Race winner

The battle over the purchase of an Aberdeen flat, which threatened to plunge Scotland's 200-year-old conveyancing system into chaos, means the winner of the 'race to the register' - the first to have the title deeds to a property recorded - will be regarded as the rightful owner in law.

Briefly, a Mr Grainger bought a flat in 1990, but before the solicitors acting on his behalf recorded his title to the property in the Land Register the transferring owner - Carlene Burnett - was sequestrated. Since the property was still officially registered in her name, the trustee of her estate laid claim to the flat.

The House of Lords in deciding this 'exceptional and troublesome' case found that,
"In Scots law the competition between the trustee and the uninfeft purchaser [someone who holds a deed but has not recorded the title] or creditor with an unrecorded heritable security, is a struggle in deadly earnest with the aim of destroying the other competitor's chance to obtain the real right by recording the relevant deed and infefting himself first".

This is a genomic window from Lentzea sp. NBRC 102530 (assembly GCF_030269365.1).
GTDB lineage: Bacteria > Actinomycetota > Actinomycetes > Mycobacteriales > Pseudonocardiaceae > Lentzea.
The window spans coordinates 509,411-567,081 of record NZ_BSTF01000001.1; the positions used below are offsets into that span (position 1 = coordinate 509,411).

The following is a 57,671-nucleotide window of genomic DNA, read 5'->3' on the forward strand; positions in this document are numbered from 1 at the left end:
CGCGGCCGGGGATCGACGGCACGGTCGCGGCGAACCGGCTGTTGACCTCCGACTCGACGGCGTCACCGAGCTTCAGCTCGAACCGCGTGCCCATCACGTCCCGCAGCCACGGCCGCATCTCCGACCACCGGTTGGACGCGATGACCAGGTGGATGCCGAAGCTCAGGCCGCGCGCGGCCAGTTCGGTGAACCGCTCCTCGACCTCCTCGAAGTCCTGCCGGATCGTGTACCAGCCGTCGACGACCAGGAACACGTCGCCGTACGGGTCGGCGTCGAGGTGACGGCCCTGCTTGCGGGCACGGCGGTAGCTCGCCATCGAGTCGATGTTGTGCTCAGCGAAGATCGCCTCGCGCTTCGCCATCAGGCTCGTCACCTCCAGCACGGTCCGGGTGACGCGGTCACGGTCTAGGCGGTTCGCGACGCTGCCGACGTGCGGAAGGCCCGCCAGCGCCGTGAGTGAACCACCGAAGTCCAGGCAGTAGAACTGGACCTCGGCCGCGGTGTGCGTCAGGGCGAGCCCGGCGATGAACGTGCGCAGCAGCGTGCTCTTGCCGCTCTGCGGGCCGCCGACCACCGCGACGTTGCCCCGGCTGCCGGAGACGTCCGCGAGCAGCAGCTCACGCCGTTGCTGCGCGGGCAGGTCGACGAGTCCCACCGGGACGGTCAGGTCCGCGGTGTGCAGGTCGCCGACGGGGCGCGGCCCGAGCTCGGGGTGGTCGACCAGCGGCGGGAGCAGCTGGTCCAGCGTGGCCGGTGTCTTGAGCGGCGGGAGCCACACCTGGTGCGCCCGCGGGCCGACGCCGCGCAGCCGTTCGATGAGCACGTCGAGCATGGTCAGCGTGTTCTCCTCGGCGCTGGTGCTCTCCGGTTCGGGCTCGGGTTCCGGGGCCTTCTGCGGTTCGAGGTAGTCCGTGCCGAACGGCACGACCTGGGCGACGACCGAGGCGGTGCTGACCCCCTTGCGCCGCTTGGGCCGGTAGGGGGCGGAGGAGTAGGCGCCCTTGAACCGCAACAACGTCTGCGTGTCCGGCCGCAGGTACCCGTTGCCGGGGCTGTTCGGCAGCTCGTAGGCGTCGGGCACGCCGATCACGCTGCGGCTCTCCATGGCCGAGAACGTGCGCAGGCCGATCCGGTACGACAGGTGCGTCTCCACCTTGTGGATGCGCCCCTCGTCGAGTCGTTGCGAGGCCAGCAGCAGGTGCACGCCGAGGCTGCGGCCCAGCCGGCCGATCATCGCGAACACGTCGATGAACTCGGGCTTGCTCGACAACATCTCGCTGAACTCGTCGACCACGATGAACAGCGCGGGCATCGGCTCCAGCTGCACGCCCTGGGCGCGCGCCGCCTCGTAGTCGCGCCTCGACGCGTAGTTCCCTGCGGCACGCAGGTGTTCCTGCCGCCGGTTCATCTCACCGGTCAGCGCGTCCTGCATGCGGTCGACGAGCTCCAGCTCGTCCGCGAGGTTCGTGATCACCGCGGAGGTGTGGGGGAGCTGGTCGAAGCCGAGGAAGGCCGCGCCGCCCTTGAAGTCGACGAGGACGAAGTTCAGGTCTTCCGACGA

This case means that one's deeds must be registered as soon as possible because if somebody else beats you to it and they have deeds, obtained in good faith, then they win that race.

Article on the Scotsman

What is infeft?
In an extract from an article in Burke's Peerage & Gentry, "The terminology of feudalism was soon in universal use: the superior who granted the feu; the vassal who rendered feudal service in return for the grant; and the all important ceremony of sasine (seisin), by which the vassal was given symbolic possession by the superior or his representative on the lands in question, and without which the vassal could not be said to be properly infeft, or 'clothed with' the feu."

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